Ten years ago, I was settling in Kanazawa. This involved getting a Japanese phone, and more importantly getting it work for me. At the time, I wrote a blog post with some observations on what worked and what did not.
Looking back at the problems I faced at that time is a pretty good indication on why Apple managed to storm that market:
- Contact synchronisation only worked partially
- Todo synchronisation only worked partially
- Music playback was crippled by DRM
- GPRS modem function (tethering) was broken
The Vodaphone 800 had pretty good specifications for that time: it was built by Ericsson in collaboration with Sony. Yet most of the features I wanted did not work. I was using Mac OS X, which certainly did not help: there were Windows, Japanese only drivers available, but even then, integration with computers was an afterthought.
Like many phones at that time, the phone had very different connectors: there was a USB connector, but it was only used for data exchange, not charging. There was not standard jack headphone port, but instead the wide Ericsson connector, for which I had a charging dock and a special headset. I never used it because of the crippled audio playback. The phone had a Sony Memory stick slot and an infrared port (which I never used).
One aspect of the phone I liked was that it supported many Bluetooth profiles:
- Hands-Free Profile (HFP)
- Headset Profile (HSP)
- Object Push Profile (OPP)
- Serial Port Profile (SPP)
- Dial-up Networking Profile (DUN)
- Synchronization Profile (SYNC)
- Generic Access Profile (GAP)
- Object Exchange (OBEX)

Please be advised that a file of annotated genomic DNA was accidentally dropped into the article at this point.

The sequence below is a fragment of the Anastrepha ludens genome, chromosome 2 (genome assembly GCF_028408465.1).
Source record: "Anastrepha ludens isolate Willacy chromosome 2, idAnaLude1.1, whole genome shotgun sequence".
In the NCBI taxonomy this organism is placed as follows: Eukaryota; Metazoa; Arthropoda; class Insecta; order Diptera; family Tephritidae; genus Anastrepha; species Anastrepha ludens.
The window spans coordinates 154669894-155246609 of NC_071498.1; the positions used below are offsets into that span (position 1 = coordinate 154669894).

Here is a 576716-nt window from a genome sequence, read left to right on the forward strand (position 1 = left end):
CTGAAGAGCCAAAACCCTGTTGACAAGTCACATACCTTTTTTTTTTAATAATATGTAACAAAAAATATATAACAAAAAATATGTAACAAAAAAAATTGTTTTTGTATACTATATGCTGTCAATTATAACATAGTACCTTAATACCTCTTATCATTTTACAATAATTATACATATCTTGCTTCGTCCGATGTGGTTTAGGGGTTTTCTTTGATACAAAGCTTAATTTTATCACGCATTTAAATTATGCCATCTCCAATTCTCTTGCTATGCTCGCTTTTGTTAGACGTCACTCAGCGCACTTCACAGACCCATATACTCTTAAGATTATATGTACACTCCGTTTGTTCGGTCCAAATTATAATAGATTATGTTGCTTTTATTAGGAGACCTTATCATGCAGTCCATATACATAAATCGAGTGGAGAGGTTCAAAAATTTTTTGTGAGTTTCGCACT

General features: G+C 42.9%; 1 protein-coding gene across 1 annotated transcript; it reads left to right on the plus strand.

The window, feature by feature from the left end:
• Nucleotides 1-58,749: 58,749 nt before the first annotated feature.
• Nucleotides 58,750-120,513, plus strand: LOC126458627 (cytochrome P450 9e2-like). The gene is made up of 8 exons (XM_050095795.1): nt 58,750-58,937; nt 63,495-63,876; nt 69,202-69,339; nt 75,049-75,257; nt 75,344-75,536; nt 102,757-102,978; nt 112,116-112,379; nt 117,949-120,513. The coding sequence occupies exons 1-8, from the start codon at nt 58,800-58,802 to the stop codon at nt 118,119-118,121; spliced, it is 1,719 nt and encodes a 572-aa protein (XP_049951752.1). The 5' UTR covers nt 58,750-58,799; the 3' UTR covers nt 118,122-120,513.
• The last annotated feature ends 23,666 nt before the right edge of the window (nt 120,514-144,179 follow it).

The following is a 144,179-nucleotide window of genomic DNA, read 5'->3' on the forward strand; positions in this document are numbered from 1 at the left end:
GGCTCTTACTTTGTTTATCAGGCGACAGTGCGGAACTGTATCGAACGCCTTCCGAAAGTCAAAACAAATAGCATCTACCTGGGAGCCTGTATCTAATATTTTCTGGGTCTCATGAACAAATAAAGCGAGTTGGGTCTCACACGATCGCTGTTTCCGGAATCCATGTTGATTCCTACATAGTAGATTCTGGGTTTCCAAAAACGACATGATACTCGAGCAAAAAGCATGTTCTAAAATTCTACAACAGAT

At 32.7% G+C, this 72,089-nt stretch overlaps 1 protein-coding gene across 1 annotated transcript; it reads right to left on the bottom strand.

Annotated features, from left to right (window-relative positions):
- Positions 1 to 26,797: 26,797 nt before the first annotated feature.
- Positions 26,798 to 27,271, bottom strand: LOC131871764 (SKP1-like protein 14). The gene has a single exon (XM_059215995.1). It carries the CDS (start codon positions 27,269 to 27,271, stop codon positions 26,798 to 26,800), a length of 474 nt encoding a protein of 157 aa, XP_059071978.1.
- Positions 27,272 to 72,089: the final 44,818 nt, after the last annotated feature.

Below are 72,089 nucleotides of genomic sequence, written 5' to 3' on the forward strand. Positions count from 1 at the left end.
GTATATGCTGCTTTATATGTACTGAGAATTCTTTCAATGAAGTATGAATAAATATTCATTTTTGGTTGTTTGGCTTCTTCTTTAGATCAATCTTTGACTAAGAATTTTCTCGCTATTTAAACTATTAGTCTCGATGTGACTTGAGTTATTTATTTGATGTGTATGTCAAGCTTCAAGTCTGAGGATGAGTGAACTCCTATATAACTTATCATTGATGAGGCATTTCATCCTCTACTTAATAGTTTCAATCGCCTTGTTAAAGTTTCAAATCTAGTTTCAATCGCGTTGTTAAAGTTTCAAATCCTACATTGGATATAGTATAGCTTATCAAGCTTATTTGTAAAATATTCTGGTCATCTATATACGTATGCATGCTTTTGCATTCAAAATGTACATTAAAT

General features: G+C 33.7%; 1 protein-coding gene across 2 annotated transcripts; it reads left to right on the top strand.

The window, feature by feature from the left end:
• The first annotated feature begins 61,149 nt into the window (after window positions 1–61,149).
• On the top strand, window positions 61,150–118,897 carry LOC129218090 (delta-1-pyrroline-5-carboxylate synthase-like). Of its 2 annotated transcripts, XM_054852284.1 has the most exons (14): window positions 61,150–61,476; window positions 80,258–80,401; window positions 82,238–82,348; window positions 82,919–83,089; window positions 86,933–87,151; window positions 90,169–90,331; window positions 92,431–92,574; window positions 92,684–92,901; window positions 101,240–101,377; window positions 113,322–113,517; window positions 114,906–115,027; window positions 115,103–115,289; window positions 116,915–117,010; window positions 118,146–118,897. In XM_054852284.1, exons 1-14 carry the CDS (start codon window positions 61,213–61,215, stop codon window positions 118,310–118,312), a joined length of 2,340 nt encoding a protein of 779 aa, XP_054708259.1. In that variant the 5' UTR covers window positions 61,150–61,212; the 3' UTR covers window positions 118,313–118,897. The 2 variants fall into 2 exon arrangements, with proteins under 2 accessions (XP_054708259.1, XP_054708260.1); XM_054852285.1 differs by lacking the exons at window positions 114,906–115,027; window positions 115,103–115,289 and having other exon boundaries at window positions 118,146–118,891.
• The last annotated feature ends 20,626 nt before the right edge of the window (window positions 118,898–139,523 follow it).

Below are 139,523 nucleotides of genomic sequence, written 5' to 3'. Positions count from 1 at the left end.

- File Transfer Profile (FTP)
- Basic Imaging Profile (BIP)
- Human Interface Device Profile (HID)
For comparison my iPhone only supports the following profiles:
- Hands-Free Profile (HFP)
- Advanced Audio Distribution Profile Source (A2DP)
- Audio/Video Remote Control Profile target and controller (AVRCP)
- Personal Area Network (PAN)
- Serial Port (SPP)
- Device Identification (DID)
- Generic Access Profile (GAP) – Low Energy
- Battery Service – Low Energy
- Current Time Service – Low Energy
While some profiles have replaced others, for instance Personal Area Network (PAN) replaces Dial-up Networking Profile (DUN), with the added advantage that PAN actually works, I miss some of the old profiles, in particular Object Exchange (OBEX) which let me push a file from my laptop to my phone and vice-versa and Human Interface Device (HID) which let me use my phone as a mouse, very convenient for presentations.
Having left Japan, I never managed to sim-unlock the device, so it rotted away in a drawer…
Vodafone 802SE (Sony Ericsson V800) mobile phone © Episteme – Public Domain